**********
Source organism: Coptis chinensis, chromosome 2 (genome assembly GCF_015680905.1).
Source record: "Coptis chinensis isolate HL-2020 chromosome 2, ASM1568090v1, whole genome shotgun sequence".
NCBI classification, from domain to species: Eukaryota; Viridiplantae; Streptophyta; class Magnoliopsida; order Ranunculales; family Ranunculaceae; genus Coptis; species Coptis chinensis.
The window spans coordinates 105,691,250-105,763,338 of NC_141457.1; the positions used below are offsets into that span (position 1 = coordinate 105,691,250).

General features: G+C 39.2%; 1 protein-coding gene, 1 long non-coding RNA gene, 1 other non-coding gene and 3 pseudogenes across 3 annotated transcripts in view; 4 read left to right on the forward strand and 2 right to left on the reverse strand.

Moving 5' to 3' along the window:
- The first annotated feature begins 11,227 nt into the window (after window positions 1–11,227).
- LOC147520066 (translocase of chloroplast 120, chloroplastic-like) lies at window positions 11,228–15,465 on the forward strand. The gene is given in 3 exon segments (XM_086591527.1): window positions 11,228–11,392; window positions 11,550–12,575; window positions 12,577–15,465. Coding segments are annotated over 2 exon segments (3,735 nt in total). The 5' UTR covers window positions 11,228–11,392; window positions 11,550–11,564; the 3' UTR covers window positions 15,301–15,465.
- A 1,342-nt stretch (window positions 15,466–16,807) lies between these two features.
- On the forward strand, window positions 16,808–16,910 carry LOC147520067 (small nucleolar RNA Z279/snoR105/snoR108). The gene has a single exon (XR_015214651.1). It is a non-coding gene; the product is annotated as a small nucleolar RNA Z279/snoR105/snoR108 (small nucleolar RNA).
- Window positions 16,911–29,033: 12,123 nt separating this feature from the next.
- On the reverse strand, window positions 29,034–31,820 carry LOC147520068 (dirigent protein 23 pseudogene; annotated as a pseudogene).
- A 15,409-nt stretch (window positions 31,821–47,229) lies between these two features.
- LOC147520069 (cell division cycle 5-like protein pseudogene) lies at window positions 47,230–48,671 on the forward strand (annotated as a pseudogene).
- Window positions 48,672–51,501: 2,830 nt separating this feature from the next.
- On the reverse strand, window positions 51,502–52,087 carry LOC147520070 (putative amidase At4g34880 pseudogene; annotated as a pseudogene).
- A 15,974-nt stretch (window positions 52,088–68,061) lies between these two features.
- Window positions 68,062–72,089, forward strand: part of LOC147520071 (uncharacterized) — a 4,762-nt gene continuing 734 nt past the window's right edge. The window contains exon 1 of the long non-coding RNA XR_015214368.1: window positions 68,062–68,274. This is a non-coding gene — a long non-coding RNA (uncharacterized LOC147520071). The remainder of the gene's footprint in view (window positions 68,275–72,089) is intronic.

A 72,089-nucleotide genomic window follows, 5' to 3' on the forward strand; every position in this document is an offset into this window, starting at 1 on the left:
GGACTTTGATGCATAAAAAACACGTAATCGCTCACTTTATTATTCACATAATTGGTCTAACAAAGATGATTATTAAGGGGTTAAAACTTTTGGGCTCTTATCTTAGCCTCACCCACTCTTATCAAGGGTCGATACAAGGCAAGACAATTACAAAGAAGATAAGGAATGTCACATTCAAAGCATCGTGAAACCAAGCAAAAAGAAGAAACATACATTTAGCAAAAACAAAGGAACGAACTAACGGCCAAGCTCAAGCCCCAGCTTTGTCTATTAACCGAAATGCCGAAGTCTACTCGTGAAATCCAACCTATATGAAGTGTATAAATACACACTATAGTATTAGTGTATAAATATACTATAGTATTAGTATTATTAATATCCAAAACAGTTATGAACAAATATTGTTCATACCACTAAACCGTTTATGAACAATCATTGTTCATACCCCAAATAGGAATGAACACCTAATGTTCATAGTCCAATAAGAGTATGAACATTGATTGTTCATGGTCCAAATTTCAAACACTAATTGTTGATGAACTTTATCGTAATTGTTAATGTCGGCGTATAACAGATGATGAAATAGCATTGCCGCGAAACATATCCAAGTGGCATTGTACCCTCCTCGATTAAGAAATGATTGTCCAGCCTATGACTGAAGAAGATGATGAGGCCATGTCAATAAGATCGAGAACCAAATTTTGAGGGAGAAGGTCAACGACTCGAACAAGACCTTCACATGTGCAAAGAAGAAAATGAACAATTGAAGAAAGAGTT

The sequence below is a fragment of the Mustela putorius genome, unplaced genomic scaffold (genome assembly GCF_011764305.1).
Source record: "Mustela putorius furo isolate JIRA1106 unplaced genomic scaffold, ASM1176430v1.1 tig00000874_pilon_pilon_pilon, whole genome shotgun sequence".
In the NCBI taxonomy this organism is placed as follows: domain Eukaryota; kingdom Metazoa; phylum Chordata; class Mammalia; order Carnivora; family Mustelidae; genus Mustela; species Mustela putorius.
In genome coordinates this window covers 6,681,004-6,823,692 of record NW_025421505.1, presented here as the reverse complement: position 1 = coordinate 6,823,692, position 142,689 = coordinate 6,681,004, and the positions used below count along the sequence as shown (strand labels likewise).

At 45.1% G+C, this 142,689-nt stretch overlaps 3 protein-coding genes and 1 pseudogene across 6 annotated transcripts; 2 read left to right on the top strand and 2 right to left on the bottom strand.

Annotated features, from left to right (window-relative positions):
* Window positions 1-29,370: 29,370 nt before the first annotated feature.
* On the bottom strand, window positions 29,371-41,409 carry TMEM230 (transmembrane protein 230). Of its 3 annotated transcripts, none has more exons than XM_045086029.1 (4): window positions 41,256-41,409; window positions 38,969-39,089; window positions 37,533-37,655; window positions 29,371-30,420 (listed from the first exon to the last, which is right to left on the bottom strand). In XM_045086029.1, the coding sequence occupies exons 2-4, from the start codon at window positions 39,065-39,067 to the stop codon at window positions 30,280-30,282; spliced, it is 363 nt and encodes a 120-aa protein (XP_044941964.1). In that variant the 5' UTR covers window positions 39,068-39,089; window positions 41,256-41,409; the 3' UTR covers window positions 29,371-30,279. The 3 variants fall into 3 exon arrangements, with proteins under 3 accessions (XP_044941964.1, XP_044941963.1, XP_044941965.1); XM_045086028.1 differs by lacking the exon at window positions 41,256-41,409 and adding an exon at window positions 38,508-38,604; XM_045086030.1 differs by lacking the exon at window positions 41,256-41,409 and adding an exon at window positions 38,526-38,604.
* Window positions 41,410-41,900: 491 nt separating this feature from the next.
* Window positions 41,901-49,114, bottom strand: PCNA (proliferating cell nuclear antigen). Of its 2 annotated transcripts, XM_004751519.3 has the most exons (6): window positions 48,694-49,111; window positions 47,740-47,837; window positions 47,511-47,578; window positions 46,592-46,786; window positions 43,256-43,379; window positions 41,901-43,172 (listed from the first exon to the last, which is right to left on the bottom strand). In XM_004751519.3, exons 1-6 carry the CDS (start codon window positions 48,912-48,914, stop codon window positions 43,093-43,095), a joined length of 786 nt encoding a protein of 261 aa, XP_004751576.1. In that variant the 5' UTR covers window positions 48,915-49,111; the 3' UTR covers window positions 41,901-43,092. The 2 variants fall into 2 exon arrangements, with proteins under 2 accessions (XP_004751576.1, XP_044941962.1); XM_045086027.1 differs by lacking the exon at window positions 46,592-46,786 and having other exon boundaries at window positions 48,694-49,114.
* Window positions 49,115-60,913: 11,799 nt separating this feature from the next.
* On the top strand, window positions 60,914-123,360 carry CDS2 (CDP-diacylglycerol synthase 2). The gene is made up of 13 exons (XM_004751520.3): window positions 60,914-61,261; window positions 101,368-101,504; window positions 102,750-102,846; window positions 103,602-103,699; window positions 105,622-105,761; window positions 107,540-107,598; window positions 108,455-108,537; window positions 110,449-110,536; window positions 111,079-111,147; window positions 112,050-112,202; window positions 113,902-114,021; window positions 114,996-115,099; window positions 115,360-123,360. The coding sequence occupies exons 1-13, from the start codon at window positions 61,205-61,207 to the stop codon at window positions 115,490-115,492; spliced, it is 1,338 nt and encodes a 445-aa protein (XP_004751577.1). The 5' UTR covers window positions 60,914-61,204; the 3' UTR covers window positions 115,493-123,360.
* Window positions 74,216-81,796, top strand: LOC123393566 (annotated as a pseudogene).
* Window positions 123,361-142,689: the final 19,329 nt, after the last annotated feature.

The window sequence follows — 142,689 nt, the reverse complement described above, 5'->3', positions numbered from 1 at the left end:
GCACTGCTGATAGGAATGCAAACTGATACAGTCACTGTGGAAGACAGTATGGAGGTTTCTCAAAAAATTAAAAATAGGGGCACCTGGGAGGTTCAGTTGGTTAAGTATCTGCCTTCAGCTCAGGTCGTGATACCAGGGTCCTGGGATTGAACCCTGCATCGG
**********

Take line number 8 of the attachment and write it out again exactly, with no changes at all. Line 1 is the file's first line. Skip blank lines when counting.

- LOC147520066 (translocase of chloroplast 120, chloroplastic-like) lies at window positions 11,228–15,465 on the forward strand. The gene is given in 3 exon segments (XM_086591527.1): window positions 11,228–11,392; window positions 11,550–12,575; window positions 12,577–15,465. Coding segments are annotated over 2 exon segments (3,735 nt in total). The 5' UTR covers window positions 11,228–11,392; window positions 11,550–11,564; the 3' UTR covers window positions 15,301–15,465.